In Nick Turse’s astonishing list of Bush administration casualties — civil servants who have quit or been fired for bucking administration policy — are numerous entries of interest to greens. Here are a few:
Tony Oppegard and Jack Spadaro: Oppegard and Spadaro were members of a “team of federal geodesic engineers selected to investigate the collapse of barriers that held back a coal slurry pond in Kentucky containing toxic wastes from mountaintop strip-mining.” According to the Environmental Protection Agency, this had been “the greatest environmental catastrophe in the history of the Eastern United States.” Oppegard, who the headed the team, “was fired on the day Bush was inaugurated… All eight members of the team except Spadaro signed off on a whitewashed investigation report. Spadaro, like the others, was harassed but flat-out refused to sign. In April of 2001 Spadaro resigned from the team and filed a complaint with the Inspector General of the Labor Department… he was placed on administrative leave–a prelude to getting fired.” Two months before his 28th anniversary as a federal employee, and after years of harassment due to his stance, Spadaro resigned. “I’m just very tired of fighting,” he said. “I’ve been fighting this administration since early 2001. I want a little peace for a while.” Oppegrad: Fired, January 20, 2001. Spaddaro: Resigned, October 1, 2003.
Martha Hahn: The state director for the Bureau of Land Management, “responsible for 12 million acres in Idaho, almost one-quarter of the state” for seven years, Hahn found her authority drastically curtailed after the Bush administration took office. She watched as the administration blocked public comment on mining initiatives and opened up previously protected areas to environmental degradation. After she locked horns with cattle interests over grazing rights, she received a letter stating she was being transferred from her beloved Rocky Mountain West to “a previously nonexistent job in New York City.” “It’s been a shock,” she said. “I’m going through mental anguish right now. I felt like I was at the prime of my career.” Hahn was told to accept the involuntary reassignment or resign. Resigned, March 6, 2002.
Sylvia K. Lowrance: A top Environmental Protection Agency official who served the agency for over 20 years, including as Assistant Administrator of its Office of Enforcement and Compliance Assurance for the first 18 months of the Bush administration, Lowrance retired, stating, “We will see more resignations in the future as the administration fails to enforce environmental laws.” she said, “This Administration has pulled cases and put investigations on ice. They sent every signal they can to staff to back off.” Retired, August 2002.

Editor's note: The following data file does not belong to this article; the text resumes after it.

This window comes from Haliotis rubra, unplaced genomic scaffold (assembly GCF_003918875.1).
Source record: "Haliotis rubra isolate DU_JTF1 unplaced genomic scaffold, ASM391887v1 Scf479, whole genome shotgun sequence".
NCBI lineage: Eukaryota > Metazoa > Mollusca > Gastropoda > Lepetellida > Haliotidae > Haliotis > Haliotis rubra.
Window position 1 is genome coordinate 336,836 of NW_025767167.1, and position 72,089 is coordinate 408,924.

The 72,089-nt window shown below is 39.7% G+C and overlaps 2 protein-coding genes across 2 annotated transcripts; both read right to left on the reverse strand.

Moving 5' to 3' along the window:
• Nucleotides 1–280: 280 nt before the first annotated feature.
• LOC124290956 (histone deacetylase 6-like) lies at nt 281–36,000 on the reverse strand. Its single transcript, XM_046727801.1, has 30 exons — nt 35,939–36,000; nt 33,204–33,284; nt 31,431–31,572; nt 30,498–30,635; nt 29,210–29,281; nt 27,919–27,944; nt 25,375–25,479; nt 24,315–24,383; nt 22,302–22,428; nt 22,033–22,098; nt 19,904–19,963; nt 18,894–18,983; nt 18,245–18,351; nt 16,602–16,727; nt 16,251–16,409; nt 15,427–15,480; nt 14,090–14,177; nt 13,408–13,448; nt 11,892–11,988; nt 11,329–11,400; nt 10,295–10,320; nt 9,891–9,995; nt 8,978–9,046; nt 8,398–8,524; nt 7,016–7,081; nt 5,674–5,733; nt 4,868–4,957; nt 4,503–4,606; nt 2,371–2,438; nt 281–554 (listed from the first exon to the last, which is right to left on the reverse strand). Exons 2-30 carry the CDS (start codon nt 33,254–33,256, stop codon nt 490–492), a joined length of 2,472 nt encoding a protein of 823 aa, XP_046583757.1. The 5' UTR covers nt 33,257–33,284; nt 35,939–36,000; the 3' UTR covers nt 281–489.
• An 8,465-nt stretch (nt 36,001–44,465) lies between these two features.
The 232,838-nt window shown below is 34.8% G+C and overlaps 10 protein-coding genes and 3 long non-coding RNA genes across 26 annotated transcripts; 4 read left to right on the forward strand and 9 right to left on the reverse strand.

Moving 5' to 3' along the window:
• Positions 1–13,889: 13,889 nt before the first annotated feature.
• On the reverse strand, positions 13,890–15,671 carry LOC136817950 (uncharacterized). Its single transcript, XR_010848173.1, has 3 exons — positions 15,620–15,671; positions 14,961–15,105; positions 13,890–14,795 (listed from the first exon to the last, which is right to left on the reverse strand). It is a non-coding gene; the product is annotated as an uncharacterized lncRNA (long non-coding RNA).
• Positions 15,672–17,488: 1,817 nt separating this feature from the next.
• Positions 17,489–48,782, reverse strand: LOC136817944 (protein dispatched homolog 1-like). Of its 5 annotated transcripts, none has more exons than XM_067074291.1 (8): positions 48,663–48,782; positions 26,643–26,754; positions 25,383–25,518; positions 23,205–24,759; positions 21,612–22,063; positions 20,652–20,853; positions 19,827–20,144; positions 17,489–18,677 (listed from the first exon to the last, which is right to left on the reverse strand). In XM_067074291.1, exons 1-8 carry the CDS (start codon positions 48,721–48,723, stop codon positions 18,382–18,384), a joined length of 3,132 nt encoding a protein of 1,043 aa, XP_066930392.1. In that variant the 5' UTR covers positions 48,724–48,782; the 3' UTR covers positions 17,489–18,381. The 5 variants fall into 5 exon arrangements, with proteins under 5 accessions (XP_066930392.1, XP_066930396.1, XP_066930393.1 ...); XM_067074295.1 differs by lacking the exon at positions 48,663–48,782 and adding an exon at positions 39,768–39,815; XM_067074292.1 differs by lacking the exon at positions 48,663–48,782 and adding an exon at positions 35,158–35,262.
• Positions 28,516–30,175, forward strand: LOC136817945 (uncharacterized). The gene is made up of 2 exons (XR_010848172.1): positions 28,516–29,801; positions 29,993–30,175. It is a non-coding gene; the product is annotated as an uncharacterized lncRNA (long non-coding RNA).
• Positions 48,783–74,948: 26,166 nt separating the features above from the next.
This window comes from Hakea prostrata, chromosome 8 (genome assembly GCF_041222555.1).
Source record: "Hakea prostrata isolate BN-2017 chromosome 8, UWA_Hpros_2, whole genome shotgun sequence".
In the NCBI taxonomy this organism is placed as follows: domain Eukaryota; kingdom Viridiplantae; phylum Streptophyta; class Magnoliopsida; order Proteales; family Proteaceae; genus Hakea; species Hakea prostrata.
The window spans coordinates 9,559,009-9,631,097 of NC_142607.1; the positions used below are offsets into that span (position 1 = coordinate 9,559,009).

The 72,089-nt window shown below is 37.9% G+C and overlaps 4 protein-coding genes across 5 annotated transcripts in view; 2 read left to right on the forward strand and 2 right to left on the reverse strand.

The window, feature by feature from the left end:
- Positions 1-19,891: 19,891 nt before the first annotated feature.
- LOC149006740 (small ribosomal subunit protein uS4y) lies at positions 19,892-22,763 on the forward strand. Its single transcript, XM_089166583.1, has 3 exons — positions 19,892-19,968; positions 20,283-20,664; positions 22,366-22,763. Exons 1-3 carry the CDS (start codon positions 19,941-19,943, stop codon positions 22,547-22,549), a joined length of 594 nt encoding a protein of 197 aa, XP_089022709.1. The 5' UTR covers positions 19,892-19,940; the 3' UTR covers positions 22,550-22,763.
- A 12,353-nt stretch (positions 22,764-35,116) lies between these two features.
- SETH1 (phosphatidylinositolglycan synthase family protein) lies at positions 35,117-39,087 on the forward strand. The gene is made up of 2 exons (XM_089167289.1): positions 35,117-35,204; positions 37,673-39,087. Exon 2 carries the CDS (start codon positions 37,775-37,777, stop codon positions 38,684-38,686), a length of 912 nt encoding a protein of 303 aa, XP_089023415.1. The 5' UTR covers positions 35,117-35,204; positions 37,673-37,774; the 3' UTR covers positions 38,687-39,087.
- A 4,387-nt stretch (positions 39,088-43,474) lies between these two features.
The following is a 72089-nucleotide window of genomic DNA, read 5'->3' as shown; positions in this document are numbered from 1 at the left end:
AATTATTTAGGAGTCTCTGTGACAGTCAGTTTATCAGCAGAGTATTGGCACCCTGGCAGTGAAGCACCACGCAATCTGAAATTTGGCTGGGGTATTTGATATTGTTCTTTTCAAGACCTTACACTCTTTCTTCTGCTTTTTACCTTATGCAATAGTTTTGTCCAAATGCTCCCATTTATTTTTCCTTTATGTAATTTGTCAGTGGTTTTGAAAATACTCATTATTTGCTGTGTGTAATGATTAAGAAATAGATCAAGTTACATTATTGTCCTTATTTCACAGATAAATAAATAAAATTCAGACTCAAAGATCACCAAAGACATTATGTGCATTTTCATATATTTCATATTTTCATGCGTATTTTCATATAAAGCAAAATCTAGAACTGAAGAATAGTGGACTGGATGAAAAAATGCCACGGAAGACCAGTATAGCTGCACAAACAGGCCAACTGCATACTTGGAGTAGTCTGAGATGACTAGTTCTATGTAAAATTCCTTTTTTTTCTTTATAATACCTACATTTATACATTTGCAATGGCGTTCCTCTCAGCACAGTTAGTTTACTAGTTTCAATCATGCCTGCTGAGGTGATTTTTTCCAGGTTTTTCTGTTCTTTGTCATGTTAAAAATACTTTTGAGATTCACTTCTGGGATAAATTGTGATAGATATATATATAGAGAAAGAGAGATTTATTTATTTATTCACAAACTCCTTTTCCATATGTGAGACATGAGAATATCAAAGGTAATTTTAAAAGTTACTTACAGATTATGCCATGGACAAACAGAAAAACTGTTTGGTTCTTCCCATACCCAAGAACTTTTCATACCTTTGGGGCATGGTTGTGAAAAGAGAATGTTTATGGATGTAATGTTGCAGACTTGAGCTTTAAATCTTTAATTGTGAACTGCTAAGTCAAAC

Bruce Boler: An EPA scientist who resigned from his post because, he said, “Wetlands are often referred to as nature’s kidneys. Most self-respecting scientists will tell you that, and yet [private] developers and officials [at the Army Corps of Engineers] wanted me to support their position that wetlands are, literally, a pollution source.” Resigned, October 23, 2003.
Bruce Buckheit: A 30-year veteran of government service, Buckheit retired in frustration over Bush administration efforts to weaken environmental regulations. When asked by NBC reporter Stone Phillips, “What’s the biggest enforcement challenge right now when it comes to air pollution?,” the former Senior Counsel with the Environmental Enforcement Section of the U.S. Department of Justice, and then Director of EPA’s Air Enforcement Division, was unequivocal: “The Bush Administration.” He went on to note that “this administration has decided to put the economic interests of the coal fired power plants ahead of the public interests in reducing air pollution.” Resigned, November 2003.
Rich Biondi: A 32-year EPA employee, Biondi retired from his post as Associate Director of the Air Enforcement Division of the Environmental Protection Agency. He stated, “We weren’t given the latitude we had been, and the Bush administration was interfering more and more with the ability to get the job done. There were indications things were going to be reviewed a lot more carefully, and we needed a lot more justification to bring lawsuits.” Retired, December 2004.
There are plenty more. Read the whole thing.